Another sad thing about modern life has been the decline of the use of English. (Yes, this is my opinion). Gabrielle Baldwin wrote this paper “…from a personal concern about current developments in higher education , in Australia and overseas.” Her concern is about the “colonisation” of universities, leading to “… a wholesale usurpation of customs, structures, values and perceptions”. She notes that a key element in colonisation is language. Examples includes the rise of ‘quality’: its reification and the increasing use of a noun as a verb. ‘Quality’ was definitely the go in the 1990s; apparently, we tried to do things poorly before then. Universities created job titles such as ‘deputy vice-chancellor – quality’, but as former colleague Jim McGrath once noted, no university appointed a ‘deputy vice-chancellor – quantity’, as logical as that would have been. (See Jim’s book reviews in the special issue). Gabrielle is also critical of the language of business and industry into universities, and the transformation of students into ‘clients’.
Finally, to round off the papers in this special edition is one by Joseph Gora “operating undercover at one of Australia’s larger universities”. It was published in 2011. His inciteful writing uses humour to highlight the situation Australian universities find themselves in. This paper, entitled ‘No Place to Hide, No Place to Run’, is about the ‘24/7’ pressures on university academics via the “never-ending inquiries that flow through emails and online discussion boards that sap their energy and wit”. He points to the myriad trivial student inquiries: ‘It’s been 12 hours since I wrote to you! What is going on?’; ‘Should subtitles be in bold?’; ‘Should the question mark follow the full stop?’. Gora reports that “The response of academics to such inquiries is determined to a large extent by the all-consuming terror of the student complaint…”. And so on! Eventually we discovered that there was no Joseph Gora at all. In fact, Joseph’s alter ego is none other than Richard Hil, author of best sellers Whackademia (2012) and Selling Students Short (2015).
That’s it for Dobson’s Top Ten papers, so it’s time to move onto the book reviews. Jim McGrath reviewed Don Watson’s Death Sentence, and Eats Shoots and Leaves: The Zero Tolerance Approach to Punctuation by Lynne Truss. The former looks largely at some of the vapid and content-free writing that emanates from the contemporary public sector, including universities. One of McGrath’s concerns about Watson’s book is its layout, which requires the reader to flip backwards and forwards through the book. This book was later published in the US as Death Sentences, and in that edition, the layout is ‘normal’. (Of course, the spelling is American, which is a pity). Within that review, McGrath segues into an examination of the ‘strategic plan’ of a large university, strategic plans being the source of considerable amounts of content-free writing. I can’t tell you which university it was, but he used to work at Monash! In the second review, he looks at Truss’s book on punctuation. He didn’t really like it. “Much of the book is chatter, prattle and gush”, says McGrath. He prefers Eric Partridge’s You Have a Point There (1953). I didn’t mind the book myself, but its title does remind me of a joke about a wombat.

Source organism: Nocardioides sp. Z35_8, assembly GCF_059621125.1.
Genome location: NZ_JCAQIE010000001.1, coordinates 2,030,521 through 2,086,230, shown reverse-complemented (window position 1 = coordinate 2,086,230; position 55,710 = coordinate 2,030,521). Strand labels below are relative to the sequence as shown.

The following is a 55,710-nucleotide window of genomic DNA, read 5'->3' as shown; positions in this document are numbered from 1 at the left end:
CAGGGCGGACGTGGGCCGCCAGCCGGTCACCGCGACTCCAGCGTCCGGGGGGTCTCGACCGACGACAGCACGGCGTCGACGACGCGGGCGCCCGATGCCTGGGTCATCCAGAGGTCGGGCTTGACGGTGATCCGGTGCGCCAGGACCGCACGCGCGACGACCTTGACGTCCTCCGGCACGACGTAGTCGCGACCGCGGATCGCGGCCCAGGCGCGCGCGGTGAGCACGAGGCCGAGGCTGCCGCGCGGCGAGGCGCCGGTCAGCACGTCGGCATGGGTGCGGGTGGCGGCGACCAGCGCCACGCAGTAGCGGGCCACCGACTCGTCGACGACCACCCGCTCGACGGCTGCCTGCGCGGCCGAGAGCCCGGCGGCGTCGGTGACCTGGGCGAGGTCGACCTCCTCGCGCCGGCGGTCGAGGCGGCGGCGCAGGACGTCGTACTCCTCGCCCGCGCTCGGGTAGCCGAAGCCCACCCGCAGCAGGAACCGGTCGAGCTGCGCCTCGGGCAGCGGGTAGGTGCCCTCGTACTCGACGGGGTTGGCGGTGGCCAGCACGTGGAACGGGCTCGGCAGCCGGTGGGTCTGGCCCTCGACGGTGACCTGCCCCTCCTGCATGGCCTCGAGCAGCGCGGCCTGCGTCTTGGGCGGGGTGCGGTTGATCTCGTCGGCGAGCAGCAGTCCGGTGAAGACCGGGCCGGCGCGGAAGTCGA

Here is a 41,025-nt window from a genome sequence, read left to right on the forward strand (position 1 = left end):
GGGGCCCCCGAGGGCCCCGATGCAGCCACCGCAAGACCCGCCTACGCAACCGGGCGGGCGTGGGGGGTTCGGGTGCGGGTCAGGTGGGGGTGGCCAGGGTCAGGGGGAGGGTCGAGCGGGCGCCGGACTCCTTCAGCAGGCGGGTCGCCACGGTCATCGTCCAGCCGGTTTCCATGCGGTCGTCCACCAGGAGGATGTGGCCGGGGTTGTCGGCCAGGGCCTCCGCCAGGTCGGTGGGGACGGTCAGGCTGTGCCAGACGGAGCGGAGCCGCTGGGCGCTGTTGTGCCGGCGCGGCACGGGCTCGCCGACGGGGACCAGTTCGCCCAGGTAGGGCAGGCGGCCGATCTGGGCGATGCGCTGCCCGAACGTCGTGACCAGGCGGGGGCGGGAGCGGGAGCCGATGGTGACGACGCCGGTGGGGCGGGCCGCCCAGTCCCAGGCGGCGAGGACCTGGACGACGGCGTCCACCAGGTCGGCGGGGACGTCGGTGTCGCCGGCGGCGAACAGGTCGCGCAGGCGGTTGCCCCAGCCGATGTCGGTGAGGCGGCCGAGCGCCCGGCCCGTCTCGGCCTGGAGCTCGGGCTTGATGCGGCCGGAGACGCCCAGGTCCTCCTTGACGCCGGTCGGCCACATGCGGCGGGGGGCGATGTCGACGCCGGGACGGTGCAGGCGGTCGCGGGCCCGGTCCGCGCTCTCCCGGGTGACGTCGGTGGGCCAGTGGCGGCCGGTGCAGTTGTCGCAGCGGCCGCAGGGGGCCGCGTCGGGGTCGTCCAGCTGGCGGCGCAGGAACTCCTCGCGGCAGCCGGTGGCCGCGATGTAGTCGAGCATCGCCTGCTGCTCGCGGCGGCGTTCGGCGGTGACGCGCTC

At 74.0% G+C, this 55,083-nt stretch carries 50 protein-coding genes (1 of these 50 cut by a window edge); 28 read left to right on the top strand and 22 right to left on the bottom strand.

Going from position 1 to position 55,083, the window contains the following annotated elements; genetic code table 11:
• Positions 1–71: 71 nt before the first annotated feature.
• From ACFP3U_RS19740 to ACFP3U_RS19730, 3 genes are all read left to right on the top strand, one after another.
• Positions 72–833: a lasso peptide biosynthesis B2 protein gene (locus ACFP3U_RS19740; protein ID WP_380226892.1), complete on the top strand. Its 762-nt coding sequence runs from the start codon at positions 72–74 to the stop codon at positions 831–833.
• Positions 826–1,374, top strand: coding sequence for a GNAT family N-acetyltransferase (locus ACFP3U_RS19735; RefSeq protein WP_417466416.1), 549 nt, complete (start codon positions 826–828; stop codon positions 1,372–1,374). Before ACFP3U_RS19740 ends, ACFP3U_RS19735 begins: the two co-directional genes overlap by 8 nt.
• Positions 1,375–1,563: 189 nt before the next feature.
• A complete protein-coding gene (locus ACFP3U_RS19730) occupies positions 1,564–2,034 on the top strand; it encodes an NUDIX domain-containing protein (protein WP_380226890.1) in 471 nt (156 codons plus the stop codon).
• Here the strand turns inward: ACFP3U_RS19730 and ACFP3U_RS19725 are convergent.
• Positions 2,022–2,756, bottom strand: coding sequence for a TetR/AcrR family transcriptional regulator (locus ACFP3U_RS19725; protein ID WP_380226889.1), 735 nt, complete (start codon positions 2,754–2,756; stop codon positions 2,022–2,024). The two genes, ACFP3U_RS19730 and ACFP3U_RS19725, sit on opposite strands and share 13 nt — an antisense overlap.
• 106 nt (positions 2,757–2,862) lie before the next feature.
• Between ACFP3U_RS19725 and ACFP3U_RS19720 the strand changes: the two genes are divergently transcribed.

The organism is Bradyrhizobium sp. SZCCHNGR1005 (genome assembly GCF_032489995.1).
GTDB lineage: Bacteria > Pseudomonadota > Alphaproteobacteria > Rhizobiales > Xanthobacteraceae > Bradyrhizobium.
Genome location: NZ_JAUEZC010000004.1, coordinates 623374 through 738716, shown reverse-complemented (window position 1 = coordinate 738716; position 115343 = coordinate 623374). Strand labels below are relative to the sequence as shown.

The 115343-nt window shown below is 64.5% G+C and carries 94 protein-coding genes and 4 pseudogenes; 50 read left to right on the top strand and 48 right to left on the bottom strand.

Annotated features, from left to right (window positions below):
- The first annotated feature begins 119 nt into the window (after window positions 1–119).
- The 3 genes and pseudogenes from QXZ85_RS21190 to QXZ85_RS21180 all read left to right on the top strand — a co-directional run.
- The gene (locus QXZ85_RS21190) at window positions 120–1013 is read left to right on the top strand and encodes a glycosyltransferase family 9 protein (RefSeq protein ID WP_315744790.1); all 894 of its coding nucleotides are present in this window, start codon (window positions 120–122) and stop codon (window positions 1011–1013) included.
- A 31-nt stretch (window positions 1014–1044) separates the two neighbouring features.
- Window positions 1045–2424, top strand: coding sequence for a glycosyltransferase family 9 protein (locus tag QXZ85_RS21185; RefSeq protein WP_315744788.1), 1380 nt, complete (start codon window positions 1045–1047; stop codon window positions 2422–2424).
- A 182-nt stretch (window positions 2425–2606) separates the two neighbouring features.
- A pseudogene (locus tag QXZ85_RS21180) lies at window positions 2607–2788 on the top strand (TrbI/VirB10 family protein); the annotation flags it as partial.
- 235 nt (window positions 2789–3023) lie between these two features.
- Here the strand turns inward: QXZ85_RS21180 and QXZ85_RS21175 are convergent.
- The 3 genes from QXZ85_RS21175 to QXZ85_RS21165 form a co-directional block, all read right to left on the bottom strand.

I hope that you enjoy some, if not all of these papers and the other ‘journal bits’. ATEM members should never forget that they have their very own scholarly journal, one that became stronger once the LH Martin Institute became co-proprietor a few years ago, with sage advice from its inaugural director Lynn Meek and his successor Leo Geodegebuure. If you are not already a member of ATEM, become one today!
I’m no longer the editor, but it was a role I enjoyed for nearly all the 16 years I spent at the helm, and as its business manager for more than a decade before that. Of course, the journal is now in excellent hands. With Peter Bentley and Carroll Graham taking over the mantle, the Journal of Higher Education Policy and Management will go on to bigger and better things!
I wish the Journal and all who sail in her all the best for the future!
Ian R Dobson